It’ll be several months before we start to get an idea of what the effects of this might be.   Hopefully, this helps the entire hobby including those folks that create these very games we play.  Not the manufacturers and producers but the writers, the designers, the artists.  We need that to happen.  We cannot forget them.

We are entering brand new territory and, in one way or another, we all understand this.  It’s an exciting feeling that the party, whatever it may end up being, is really about to start.  I am so very excited for the Critical Role troupe and I hope they keep their head and stay true to their hearts in all of this.  I’m even more excited for the roleplaying game community, industry and tribe.

We cannot forget the openness, caring and support that got us here.  Let’s not forget where we’ve been, what we had to deal with and how we arrived. Let’s keep enjoying each other’s stories and lets keep looking out for each other, young and old.

And, lest we forget, we should get ready to watch a really cool, kick-ass cartoon late next year.

Get your dice bags ready, gang.

Tomorrow is a brand new day.

3 thoughts on “The Day the Horns Sounded

  1. Bob Ellis

    I love the fact that D&D is finally getting some love it deserves. I do worry, however, that Wizards or some other big company will just see it as a way to make money. I know my 14 year old son is really excited about the Stranger Things edition coming out in May. I’m just concerned that we will get inferior products at inflated prices. I get that it’s a business, just don’t ruin D&D!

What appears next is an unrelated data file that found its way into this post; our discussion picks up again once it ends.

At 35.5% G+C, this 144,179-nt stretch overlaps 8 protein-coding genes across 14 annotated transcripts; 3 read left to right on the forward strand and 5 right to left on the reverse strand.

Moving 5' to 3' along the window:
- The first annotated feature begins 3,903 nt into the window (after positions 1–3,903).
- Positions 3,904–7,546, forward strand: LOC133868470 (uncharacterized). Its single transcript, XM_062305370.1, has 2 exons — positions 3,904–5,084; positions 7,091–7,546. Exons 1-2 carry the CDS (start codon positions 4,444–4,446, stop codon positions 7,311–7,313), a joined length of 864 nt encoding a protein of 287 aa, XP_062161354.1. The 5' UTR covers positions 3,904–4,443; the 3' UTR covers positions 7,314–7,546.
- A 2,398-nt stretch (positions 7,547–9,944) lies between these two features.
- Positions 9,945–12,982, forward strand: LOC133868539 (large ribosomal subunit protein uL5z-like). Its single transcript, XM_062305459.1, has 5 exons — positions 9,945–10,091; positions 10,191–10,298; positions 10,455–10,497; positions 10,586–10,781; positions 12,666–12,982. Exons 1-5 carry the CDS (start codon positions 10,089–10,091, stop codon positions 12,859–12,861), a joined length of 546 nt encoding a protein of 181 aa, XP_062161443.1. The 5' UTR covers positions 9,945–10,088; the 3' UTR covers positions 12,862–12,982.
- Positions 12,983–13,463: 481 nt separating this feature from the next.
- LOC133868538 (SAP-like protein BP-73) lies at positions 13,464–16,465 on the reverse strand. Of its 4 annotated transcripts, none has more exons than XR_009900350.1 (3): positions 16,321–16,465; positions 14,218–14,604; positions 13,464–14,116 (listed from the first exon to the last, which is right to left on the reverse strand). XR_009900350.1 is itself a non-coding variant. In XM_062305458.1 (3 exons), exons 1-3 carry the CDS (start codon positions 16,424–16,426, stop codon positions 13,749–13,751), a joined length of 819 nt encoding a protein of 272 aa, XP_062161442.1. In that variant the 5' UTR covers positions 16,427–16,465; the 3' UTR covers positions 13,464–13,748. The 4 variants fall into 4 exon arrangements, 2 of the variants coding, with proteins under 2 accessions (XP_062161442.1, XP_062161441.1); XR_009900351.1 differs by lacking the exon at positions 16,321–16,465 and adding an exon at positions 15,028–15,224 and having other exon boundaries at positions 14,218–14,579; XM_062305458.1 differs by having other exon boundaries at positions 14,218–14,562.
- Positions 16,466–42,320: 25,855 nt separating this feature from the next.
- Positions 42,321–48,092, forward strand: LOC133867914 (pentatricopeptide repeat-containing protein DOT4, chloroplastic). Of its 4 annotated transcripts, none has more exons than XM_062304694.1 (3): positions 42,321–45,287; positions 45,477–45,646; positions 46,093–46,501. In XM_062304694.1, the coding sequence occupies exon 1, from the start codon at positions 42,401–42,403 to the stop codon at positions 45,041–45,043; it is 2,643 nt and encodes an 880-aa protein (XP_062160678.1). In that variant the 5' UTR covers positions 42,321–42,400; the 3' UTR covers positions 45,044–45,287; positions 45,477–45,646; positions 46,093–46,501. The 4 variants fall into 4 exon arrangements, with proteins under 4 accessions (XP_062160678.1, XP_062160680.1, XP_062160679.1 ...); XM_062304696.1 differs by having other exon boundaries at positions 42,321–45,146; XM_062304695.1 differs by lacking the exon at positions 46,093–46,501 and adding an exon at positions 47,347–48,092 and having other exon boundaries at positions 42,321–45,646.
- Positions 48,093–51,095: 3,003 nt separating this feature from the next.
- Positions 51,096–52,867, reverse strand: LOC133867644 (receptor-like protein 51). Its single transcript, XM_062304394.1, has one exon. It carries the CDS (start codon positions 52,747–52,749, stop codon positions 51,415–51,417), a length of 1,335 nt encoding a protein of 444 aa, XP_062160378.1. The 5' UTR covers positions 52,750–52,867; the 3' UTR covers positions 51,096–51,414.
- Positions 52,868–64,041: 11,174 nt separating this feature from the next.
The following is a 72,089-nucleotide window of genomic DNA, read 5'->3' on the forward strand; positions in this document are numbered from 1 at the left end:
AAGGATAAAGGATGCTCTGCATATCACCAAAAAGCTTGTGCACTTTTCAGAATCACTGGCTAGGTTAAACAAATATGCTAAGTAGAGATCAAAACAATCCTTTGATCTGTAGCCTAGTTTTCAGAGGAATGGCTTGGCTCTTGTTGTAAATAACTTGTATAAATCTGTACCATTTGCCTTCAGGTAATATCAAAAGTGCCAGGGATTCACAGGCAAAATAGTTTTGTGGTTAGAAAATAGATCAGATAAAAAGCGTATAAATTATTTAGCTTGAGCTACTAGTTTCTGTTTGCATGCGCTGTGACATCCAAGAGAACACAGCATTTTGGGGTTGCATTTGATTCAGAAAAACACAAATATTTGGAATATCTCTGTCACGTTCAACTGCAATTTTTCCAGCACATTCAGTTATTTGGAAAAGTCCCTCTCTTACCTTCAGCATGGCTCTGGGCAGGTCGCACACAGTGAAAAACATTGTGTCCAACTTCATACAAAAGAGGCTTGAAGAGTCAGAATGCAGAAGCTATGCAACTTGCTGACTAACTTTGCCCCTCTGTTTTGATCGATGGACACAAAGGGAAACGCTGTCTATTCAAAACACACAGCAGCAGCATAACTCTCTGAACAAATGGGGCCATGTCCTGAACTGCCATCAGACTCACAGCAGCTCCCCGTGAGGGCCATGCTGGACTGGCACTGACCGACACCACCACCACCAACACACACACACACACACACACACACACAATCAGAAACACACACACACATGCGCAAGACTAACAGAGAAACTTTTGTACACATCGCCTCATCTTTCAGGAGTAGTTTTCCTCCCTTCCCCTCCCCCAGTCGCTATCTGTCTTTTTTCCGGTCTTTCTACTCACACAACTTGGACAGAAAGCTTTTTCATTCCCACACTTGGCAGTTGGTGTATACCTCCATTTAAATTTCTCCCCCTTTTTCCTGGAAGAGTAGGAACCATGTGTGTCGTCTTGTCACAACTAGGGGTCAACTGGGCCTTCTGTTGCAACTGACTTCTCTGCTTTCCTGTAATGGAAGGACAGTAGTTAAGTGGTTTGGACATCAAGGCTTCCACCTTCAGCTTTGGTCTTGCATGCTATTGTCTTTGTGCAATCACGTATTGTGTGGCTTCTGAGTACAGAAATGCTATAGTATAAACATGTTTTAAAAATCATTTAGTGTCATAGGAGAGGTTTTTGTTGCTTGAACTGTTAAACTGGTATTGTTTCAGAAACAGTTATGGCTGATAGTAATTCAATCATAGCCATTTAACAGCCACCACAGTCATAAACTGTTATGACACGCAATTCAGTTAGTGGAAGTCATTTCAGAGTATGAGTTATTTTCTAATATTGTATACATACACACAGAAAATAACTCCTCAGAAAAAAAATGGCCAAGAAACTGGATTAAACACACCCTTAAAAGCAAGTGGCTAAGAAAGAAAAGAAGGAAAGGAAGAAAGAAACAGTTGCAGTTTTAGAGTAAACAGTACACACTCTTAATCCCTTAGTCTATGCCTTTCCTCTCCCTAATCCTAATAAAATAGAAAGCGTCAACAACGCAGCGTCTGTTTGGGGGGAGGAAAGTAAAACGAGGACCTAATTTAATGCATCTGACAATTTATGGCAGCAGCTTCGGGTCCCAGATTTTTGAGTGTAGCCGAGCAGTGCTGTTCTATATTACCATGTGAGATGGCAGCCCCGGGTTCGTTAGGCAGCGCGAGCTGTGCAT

Like

    1. Bob – Thanks for the comment. I’m curious about the Stranger Things box set as well! I think this next few years is going to be very interesting. D&D and Wizards is already owned by Hasbro so the big company issue is already in play. As far as I know, they’ve been allowing them to make the products they want to make which is reassuring. They’ve learned the hard way with the rise of Pathfinder that if they take their eye off what customers want those customers will go somewhere else fairly quickly. The prices, I’m afraid, are going to continue to rise though. Full color hardback books with high quality art design are expensive to print these days!

      Like